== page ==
Video quality challenge: Tag on why getting high-quality content to the viewer is not a walk in the park
By Kevin Joyce, zero friction officer, Tag Video Systems
Delivering quality video is becoming increasingly difficult. The plethora of emerging technologies combined with evolving and diverse business models are reshaping the broadcasting landscape. Empowering broadcasters with the monitoring, multiviewing and data capabilities they need to provide their customers with relevant and pristine content grows more complicated by the day but is more critical than ever before to remain competitive and successful.
Is it possible to cut through the complexity and simplify workflows without compromising quality? And how does effective monitoring help sports broadcasters provide a more targeted, higher quality product and reach the goal line quicker.
There are three key challenges to consider: Complexity, change and business viability.
From live production and playout to traditional broadcast and over the top (OTT) distribution, workflows are becoming increasingly complex. What was once a fairly straight line from the playing field to the viewer is now complicated by multiple delivery platforms, encryption, digital ad insertion, content delivery networks (CDNs) and other third-party relationships.
Every workflow is based on its own technologies, formats and processes, making them difficult to integrate and manage. And now working remotely has become the new normal, adding another layer of complexity to live production and effective content monitoring. All the while, engineers and operators are juggling multiple systems and equipment that isn’t designed to work together, different networking architectures, signal formats and transmission methods, exacerbated by increasingly proprietary technologies.
The more twists and turns on the path to the viewer, the more risk of errors and failures along the way, and that’s why it’s so important to keep an eye on the health of the signal(s). But, with the tens, hundreds or even thousands of signals converging on a multiviewer, is it possible to monitor them all? And what do you need?
Today, a fully functioning, easy-to-use IP and cloud-based video workflow monitoring solution can be up and running in hours, providing the ability to identify issues and allowing changes to be seen from anywhere, supporting remote operation and instilling confidence in the broadcaster to deliver quality content with integrity.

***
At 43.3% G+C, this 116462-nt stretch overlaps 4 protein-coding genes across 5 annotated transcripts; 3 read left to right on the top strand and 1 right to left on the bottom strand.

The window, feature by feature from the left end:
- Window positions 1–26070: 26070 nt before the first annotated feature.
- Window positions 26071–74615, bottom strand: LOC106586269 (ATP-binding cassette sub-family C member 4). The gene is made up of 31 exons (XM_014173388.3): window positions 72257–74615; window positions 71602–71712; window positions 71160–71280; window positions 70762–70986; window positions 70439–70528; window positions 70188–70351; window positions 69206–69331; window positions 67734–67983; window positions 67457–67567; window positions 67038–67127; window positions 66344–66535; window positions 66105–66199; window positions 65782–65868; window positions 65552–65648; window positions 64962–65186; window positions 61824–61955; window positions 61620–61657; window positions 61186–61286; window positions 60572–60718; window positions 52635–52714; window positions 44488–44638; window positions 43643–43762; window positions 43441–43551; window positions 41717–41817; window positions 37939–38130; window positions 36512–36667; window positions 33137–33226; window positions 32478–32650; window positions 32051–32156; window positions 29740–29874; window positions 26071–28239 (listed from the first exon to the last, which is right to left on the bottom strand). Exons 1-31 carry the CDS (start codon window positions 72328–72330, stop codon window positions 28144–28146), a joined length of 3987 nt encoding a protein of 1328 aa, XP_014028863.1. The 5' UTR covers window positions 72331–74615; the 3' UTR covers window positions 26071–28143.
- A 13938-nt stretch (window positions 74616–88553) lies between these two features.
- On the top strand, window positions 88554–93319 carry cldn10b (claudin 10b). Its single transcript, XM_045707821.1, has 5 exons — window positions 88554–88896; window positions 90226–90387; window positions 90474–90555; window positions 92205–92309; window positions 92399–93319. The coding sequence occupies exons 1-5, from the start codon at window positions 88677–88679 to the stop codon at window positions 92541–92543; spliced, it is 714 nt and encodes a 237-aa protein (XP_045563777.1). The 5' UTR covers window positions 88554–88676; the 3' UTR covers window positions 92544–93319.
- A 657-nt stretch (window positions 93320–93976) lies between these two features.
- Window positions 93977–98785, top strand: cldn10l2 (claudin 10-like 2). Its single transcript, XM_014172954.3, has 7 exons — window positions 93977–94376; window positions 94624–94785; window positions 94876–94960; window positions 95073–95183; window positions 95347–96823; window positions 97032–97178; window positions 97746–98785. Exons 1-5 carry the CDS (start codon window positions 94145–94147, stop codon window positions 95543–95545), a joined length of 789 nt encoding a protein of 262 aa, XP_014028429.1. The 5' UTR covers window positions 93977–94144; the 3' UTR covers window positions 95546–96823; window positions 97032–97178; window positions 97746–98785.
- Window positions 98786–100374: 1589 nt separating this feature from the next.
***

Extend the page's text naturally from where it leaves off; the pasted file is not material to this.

The pace of change within our industry is astounding and accelerating with no indication of slowing down. Legacy technologies make it difficult to adapt quickly to an evolving environment as does unpredictable consumer demands. Too often broadcasters are frustrated by factors outside of their control, such as changing business models, emerging technologies, demands for faster scaling, all factors that override an infrastructure’s capacity to adapt. As a result, video operations management can no longer be siloed across multiple workflows, departments, or locations.
Accelerating media operations means unifying and streamlining these disparate workflows, enabling operations to efficiently manage signals from camera to consumer. Media systems need to be designed and built to adapt to this pace of change while simultaneously streamlining operations, leveraging the latest technology and providing the critical insight needed to remain competitive.
Migrating to a software-only solution will enable broadcasters to adapt to new technologies without launching new hardware while boosting scalability exponentially. A single software solution can be deployed across all workflows allowing everything to be managed and monitored through a single dashboard, reducing the size of the technology stack while still providing best-in-breed capabilities for all workflows.
Today’s successful broadcaster must be able to deliver pristine signals to a variety of devices. But if streams can’t be monitored accurately, is there really a true picture of how content is being viewed by the consumer? To be sure viewers are receiving pristine signals of appropriate content, broadcasters need to rely on reports and data, compiled at a very granular level, to gather meaningful insight into consumer behaviour and their viewing habits to make informed and important decisions relating to content curation.
Yet different workflows across distributions and different vendors mean that, all too often, the technology pieces don’t fit together, and that lack of technical agility impedes commercial agility. The hardware and infrastructure of the past that were once considered assets are now unwanted expenses and potential liabilities. Rapid growth opportunities like content-sharing agreements are becoming more common, but technology can’t always keep up and support those operations in a timely way.
Staying ahead of the competition and maximising new business opportunities requires real time, data-driven efficiencies, unconstrained by rigid technology. The use of real time performance data allows broadcasters to make more informed and accurate business decisions and deliver the optimal viewer experience resulting in maximised revenue.